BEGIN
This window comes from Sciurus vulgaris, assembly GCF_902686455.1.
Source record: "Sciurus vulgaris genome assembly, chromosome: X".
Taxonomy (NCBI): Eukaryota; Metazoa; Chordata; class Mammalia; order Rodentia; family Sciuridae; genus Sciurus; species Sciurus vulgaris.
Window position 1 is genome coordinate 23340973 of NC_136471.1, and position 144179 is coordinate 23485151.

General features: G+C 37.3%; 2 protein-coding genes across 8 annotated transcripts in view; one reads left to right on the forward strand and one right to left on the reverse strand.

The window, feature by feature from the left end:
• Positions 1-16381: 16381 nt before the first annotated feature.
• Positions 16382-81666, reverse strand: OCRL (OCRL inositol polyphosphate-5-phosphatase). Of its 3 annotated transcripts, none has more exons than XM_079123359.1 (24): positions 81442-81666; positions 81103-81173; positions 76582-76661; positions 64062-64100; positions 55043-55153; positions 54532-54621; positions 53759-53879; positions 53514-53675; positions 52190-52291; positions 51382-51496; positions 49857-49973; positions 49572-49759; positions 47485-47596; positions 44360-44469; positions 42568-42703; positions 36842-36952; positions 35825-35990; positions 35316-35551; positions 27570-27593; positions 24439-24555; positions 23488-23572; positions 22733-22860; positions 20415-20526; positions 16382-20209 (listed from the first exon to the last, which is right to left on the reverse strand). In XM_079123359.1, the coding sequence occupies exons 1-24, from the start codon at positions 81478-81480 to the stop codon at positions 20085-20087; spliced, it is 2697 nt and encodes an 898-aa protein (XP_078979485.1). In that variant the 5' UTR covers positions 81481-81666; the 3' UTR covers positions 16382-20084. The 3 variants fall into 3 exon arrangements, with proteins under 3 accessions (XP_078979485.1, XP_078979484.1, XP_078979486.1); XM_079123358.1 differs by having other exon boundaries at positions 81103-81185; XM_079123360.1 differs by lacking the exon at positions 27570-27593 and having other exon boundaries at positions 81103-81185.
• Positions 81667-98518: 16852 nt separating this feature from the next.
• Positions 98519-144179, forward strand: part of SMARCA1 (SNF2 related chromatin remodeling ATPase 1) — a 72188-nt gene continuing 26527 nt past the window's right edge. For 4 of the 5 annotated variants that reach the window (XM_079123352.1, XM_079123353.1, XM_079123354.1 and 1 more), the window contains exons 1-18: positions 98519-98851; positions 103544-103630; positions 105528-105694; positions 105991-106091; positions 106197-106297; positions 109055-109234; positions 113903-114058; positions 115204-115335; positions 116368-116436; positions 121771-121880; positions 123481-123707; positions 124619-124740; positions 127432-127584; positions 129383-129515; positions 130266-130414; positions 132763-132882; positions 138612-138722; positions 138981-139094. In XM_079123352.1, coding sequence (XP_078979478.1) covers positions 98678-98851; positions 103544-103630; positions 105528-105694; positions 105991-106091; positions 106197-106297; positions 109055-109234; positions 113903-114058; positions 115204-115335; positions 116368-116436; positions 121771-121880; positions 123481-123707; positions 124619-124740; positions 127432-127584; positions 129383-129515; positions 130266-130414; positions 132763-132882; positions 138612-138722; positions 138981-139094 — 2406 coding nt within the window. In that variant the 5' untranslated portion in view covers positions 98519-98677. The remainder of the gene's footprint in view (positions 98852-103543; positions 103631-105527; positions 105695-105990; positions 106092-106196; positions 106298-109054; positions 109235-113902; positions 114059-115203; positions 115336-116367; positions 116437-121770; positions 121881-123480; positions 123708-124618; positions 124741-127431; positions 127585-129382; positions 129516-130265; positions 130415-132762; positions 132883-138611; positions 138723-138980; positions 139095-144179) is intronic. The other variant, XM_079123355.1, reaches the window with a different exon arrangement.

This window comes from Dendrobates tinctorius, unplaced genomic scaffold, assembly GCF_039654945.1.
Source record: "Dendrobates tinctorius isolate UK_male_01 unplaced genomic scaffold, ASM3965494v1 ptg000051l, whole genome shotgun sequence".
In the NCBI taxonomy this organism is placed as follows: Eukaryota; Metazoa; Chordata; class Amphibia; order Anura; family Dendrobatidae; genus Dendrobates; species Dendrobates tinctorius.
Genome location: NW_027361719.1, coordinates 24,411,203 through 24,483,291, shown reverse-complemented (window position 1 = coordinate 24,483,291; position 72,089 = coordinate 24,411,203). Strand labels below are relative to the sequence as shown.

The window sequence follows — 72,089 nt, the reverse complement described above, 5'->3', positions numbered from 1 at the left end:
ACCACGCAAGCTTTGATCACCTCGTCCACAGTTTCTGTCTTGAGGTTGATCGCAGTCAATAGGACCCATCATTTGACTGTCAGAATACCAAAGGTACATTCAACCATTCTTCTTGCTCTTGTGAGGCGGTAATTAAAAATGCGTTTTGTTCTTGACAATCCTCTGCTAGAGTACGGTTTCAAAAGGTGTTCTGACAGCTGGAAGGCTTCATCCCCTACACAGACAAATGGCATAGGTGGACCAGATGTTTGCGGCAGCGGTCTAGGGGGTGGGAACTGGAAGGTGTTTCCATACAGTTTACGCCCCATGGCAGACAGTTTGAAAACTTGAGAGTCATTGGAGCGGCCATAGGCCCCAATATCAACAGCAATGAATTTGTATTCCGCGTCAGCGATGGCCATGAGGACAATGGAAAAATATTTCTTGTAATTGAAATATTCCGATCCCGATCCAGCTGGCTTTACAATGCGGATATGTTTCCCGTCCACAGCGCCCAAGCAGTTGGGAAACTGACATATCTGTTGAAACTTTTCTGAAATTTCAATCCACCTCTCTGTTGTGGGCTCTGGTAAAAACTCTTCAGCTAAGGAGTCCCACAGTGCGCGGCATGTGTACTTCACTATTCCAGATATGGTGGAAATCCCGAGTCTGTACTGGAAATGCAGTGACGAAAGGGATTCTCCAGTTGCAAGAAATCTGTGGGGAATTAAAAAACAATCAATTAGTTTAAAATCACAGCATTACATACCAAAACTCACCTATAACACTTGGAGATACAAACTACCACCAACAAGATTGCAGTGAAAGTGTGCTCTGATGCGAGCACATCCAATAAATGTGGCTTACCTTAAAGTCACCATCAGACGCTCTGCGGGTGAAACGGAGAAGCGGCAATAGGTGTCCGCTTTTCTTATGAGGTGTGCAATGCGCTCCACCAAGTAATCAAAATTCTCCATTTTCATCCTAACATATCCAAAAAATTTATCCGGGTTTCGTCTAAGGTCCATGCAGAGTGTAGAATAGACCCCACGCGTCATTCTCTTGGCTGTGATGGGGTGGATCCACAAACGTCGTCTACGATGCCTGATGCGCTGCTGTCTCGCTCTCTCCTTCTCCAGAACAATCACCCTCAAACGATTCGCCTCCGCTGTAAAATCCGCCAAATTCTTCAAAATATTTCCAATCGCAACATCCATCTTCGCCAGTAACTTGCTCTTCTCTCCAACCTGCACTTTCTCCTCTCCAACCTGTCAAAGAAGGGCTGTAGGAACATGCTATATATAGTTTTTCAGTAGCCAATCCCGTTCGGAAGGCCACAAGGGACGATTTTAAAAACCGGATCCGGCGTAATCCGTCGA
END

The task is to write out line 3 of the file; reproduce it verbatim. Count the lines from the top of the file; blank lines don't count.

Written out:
Taxonomy (NCBI): Eukaryota; Metazoa; Chordata; class Mammalia; order Rodentia; family Sciuridae; genus Sciurus; species Sciurus vulgaris.